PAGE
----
U.S. Department of Education Takes Steps to Curb Student-Aid Fraud
The May 1 announcement follows an earlier ED Office of the Inspector General report that described the increase in fraud-related incidents involving federal student aid disbursed to distance education students.
In that report, OIG explained that its investigations had discovered similar patterns: Typically, a ring leader obtains personal information, uses it to enroll in online programs and apply for financial aid, and actually participates in the program only to the extent necessary to secure financial aid disbursements. Low-cost institutions are particularly vulnerable to such fraud because students are able to receive payments (for living and other expenses) equal to the difference between their total federal student financial aid award and their institution’s tuition and fees. Recently, after an OIG investigation, a federal grand jury indicted four individuals alleged to have participated in such a scheme in Arizona.
In response to OIG’s findings, the Department issued a Dear Colleague Letter (GEN-11-17) with recommendations for institutions to address potential student-aid fraud in distance education programs and formed a task force to address issues raised in the OIG report.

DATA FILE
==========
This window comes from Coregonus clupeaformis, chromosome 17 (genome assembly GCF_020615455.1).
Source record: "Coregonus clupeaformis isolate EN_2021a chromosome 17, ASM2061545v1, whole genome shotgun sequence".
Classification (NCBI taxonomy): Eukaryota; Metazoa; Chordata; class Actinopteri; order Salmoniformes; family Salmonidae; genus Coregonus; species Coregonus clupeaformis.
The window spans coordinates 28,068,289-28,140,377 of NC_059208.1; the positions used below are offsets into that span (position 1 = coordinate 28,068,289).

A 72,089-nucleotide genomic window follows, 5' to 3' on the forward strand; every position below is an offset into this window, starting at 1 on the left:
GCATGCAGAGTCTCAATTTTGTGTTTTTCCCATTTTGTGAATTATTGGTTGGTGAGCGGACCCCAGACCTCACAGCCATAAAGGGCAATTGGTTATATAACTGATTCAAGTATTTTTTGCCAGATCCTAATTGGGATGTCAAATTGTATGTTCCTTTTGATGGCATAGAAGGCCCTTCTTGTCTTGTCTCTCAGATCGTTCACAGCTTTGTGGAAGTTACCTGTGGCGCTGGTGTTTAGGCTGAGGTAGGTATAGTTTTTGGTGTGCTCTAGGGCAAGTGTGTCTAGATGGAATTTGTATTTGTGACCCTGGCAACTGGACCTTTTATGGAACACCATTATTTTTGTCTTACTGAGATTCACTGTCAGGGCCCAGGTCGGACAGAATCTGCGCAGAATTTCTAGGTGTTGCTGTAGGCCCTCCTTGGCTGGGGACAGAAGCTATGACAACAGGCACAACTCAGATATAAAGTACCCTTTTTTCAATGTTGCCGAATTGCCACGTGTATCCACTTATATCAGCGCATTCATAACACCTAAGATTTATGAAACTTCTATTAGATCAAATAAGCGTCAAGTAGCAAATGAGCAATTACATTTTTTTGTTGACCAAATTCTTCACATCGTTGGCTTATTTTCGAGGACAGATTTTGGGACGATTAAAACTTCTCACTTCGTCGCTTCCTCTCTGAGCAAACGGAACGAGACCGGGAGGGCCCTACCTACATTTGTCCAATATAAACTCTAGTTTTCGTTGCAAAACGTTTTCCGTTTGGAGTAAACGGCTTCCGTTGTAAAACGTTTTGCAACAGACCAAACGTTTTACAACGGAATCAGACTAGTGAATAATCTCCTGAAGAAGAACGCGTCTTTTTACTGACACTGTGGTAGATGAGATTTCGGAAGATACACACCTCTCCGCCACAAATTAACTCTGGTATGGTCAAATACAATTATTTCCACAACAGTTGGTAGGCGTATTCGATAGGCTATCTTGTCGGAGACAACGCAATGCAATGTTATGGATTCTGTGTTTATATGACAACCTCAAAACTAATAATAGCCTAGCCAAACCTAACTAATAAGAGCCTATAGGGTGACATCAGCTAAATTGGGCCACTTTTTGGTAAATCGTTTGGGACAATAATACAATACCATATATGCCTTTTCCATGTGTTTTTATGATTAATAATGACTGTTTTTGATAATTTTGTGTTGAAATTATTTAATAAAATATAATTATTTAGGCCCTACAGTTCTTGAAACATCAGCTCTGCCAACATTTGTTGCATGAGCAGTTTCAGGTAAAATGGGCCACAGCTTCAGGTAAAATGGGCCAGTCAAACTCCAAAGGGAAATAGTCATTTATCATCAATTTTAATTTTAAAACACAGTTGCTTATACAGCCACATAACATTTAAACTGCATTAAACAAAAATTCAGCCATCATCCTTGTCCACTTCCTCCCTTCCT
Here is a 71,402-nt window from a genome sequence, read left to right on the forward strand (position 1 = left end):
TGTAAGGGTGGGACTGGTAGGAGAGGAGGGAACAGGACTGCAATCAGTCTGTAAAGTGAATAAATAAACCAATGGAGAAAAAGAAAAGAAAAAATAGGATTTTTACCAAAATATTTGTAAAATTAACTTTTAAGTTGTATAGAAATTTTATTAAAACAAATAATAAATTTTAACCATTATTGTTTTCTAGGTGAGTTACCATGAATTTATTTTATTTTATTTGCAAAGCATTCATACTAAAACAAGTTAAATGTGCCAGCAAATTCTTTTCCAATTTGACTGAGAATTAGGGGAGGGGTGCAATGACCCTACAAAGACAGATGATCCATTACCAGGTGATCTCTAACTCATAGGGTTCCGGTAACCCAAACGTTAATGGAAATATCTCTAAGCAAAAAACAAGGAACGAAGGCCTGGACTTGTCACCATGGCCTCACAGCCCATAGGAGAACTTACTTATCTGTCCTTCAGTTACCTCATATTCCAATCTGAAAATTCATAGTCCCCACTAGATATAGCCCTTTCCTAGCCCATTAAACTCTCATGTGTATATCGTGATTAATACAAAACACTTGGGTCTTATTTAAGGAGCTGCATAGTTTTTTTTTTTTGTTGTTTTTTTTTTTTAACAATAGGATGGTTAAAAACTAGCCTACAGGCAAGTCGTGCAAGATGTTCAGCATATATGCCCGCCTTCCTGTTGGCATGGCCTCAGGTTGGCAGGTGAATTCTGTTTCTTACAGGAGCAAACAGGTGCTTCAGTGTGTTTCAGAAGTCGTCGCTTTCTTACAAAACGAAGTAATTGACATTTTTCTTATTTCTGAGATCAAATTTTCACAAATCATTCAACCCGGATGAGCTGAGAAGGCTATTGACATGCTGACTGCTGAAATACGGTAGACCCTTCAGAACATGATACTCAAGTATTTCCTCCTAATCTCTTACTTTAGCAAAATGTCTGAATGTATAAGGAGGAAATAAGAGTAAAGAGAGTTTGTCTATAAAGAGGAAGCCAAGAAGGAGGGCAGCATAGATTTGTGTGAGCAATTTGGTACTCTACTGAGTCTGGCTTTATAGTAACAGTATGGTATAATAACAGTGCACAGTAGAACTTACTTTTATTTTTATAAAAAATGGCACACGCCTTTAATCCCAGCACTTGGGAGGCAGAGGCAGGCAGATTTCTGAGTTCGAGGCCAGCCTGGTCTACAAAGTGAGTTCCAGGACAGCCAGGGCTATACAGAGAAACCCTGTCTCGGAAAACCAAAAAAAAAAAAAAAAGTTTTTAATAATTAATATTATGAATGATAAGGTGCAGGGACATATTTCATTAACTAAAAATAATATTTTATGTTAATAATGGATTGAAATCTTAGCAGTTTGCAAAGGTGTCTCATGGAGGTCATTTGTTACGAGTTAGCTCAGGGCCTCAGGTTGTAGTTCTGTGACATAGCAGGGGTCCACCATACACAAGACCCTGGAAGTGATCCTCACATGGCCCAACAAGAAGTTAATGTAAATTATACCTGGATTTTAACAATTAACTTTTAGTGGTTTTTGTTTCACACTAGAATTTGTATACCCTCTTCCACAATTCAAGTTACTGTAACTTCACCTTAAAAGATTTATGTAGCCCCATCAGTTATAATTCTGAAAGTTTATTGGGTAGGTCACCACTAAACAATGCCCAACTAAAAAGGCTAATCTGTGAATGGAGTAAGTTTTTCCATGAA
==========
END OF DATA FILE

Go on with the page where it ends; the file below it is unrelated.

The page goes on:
ED’s recent announcement that it will negotiate new regulations to combat fraud contains a number of clues about the Department’s plans. The announcement suggests the Department may require institutions to disburse federal student aid funds to students’ bank accounts through electronic funds transfers instead of checks. ED also appears interested in whether students should have a greater role in deciding whether to accept debit cards or other banking services that an institution provides for disbursement purposes. The Department plans to consider whether to “update and streamline” regulations that govern campus-based federal student financial aid programs.
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